Holiday Hiatus: Time For Some Hip Hop, Macklemore-style

Ooof! It seems like the holidays have got a lot of folks stressed out (myself included), well, I come bearing a gift — the invitation to take a break and enjoy some excellent music!

I’ve never been a fan-girl, groupie or what-have-you, so when I mention that I’m totally diggig a hip-hop artist, Macklemore, and his friend and producer, Ryan Lewis, I hope that you can takeaway that this isn’t a commonplace experience.

Why The Hype About This Hip Hop Artist?

English: Macklemore & Ryan Lewis performing at...
English: Macklemore & Ryan Lewis performing at Sasquatch 2011 (Photo credit: Wikipedia)

It’s Good Music. Duh.

Simply put: it’s genuinely (emphasis on the word genuine) good music that is comprised of uplifting, soulful beats (hat tip to Ryan Lewis) and heart-felt lyrics that evoke an emotional response.

Dammit, I’m becoming fangirl. But, maybe that’s ok.

Good Energy Is Contagious and Sorely Needed

By way of a comparison, I appreciate Eminem’s music for he is a talented rapper and lyricist but his message is overwhelmingly negative and, to me, it’s fatiguing.

Macklemore, or Ben Haggerty, and Ryan Lewis have produced songs that discuss topics I’ve not seen discussed in hip hop before:

  • • The crippling powers that our Egos have over us.
  • • Evaluating the sterotypes that continue in our music (all genres, but he focuses on hip hop) and what example an artist has to young people in his song “Contradiction”.
  • • In “Same Love” he highlights his support for gay rights by showcasing (and shunning) how in our everyday actions (thoughts and words written on YouTube comments) are still so hateful and unacceptable.

Here’s a line that grabs me from “Contradiction”:

“We have a claim: your fires are ignited with sound, are you building the empire up or are using your fire to burn it down.”

“Same Love” music video:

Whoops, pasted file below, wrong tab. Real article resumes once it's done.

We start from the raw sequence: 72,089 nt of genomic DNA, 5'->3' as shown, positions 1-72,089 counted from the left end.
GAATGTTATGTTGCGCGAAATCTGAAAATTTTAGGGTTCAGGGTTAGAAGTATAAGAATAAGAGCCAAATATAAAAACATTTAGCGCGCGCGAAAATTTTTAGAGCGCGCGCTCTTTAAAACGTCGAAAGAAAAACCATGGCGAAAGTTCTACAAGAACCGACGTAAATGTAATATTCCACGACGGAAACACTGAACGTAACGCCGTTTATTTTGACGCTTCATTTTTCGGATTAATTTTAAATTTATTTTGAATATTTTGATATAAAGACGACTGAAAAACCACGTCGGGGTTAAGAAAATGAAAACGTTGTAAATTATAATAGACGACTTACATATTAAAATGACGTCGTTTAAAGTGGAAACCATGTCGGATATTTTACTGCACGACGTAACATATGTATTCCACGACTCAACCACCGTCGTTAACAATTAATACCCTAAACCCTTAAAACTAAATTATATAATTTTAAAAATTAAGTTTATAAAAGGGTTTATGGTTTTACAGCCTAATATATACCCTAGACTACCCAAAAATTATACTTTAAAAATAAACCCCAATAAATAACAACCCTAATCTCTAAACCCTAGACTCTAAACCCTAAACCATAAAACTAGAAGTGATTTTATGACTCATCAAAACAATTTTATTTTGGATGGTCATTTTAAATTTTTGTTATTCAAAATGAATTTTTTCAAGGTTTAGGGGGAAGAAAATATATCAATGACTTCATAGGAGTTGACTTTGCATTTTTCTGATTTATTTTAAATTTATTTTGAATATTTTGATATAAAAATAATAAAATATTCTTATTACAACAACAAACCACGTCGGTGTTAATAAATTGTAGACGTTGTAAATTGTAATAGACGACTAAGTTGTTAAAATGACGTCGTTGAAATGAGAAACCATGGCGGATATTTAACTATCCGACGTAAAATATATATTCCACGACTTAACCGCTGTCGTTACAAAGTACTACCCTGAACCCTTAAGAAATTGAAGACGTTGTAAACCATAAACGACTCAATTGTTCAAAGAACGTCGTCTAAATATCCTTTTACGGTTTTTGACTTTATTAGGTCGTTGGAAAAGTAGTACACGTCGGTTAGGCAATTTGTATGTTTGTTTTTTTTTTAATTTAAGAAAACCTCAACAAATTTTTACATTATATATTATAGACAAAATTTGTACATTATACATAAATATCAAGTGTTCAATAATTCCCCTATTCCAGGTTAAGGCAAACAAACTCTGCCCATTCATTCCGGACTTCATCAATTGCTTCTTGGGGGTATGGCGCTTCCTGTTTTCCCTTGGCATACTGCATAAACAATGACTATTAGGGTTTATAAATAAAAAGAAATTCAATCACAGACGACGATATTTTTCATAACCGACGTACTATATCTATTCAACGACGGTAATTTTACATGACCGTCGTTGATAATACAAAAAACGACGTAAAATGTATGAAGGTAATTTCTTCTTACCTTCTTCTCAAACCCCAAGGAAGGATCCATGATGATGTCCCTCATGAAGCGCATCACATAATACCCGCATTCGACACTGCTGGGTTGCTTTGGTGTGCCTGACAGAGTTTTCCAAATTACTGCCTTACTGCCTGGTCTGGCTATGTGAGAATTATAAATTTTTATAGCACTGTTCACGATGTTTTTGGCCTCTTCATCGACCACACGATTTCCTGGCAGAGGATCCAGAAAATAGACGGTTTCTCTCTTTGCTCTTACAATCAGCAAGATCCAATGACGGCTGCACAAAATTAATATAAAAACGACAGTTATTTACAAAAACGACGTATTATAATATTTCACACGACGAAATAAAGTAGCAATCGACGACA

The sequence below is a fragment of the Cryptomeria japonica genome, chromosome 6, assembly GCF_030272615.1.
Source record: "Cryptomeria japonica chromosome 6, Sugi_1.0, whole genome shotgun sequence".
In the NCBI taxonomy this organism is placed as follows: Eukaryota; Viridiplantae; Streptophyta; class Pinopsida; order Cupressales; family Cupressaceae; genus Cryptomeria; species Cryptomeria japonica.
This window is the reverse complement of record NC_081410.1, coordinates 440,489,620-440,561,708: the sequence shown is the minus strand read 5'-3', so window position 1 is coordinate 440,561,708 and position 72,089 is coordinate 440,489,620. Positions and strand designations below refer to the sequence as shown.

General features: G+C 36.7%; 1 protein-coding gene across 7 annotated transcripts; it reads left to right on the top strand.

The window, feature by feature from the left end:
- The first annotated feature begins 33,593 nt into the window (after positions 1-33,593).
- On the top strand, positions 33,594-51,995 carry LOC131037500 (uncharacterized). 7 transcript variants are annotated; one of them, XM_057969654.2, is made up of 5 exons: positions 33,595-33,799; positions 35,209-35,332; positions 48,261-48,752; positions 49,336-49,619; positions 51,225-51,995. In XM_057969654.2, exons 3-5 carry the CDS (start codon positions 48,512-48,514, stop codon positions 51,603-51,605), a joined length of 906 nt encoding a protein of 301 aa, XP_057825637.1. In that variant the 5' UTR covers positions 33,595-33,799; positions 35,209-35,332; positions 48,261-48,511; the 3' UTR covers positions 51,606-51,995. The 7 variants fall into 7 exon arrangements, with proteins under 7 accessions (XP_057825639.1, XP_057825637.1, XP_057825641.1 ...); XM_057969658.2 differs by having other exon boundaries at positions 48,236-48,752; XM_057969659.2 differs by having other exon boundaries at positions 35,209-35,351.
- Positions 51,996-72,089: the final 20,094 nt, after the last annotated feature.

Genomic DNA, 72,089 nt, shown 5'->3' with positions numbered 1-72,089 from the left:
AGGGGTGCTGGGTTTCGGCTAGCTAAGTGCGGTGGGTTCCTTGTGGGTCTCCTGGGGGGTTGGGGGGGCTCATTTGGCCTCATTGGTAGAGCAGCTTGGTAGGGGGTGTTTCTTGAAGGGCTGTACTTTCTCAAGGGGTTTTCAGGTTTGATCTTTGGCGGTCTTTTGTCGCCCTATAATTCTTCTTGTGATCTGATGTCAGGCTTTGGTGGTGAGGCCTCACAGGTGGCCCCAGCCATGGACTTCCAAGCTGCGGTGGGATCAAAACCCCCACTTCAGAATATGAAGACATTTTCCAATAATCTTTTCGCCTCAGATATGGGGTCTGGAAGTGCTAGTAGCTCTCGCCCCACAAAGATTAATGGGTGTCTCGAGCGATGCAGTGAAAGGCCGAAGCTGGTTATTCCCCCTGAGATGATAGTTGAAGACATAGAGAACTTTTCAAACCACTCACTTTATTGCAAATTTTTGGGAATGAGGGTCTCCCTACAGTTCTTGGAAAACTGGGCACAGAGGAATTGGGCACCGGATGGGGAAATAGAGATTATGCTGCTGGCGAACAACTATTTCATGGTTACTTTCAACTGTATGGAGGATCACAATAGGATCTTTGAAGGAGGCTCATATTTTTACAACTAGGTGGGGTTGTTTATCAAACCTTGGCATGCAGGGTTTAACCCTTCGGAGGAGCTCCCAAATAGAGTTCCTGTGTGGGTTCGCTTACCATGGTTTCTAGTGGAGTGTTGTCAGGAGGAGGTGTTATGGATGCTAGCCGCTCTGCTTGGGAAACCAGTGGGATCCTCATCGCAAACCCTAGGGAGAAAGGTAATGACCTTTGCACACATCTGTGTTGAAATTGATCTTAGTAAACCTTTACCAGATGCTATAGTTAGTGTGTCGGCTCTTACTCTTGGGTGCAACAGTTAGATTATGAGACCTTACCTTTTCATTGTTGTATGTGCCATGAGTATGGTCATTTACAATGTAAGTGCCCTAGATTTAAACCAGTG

Get the Kleenex ready.

That Human Connection

My favorite musical artists mirror what I love about my favorite relationships — the ability to connect with that person’s energy. Oh crap, here she goes again with meta-physical mumbo-jumbo.

Hear me out.

You know when you were in grade school and there was someone you gravitated towards and you asked bluntly if you could be friends. You felt a connection. But then came a time when you were shut down and you guarded yourself and put a wall up so making relationships wouldn’t come as easily.

Don’t think it’s so different with musical artists. Their melodies and words resonate with you and you feel some sort of connection.


For me, I’ll take it a step further. When I heard NPR (yes, I listen and LOVE NPR) feature an independent hip hop artist on the Tiny Desk Concert show I stayed on the channel and listened to the whole segement. I couldn’t remember the name of the artist but I knew damn, I like these guys.

Maybe it was the way Macklemore performed for the small NPR team as if though it was for a large sold-out show in a concert hall — he jumps around, throws his hands in the air, quite easily, his energy is infectious. Well, I didn’t see that then. The curse of radio? Perhaps not, as that energy came through and I enjoyed what I heard. A lot.

Jump On The Bandwagon

Perhaps you’ve already heard Macklemore & Ryan Lewis’ work and didn’t even know it.

Exhibt A:

We need more musicians like Macklemore with music that makes you feel good and provides a good message that uplifts us, encourages us to jump in the air and dance, go and get clothes from the thrift shop or think about the cultural norms that are antiquated and no longer resonate.

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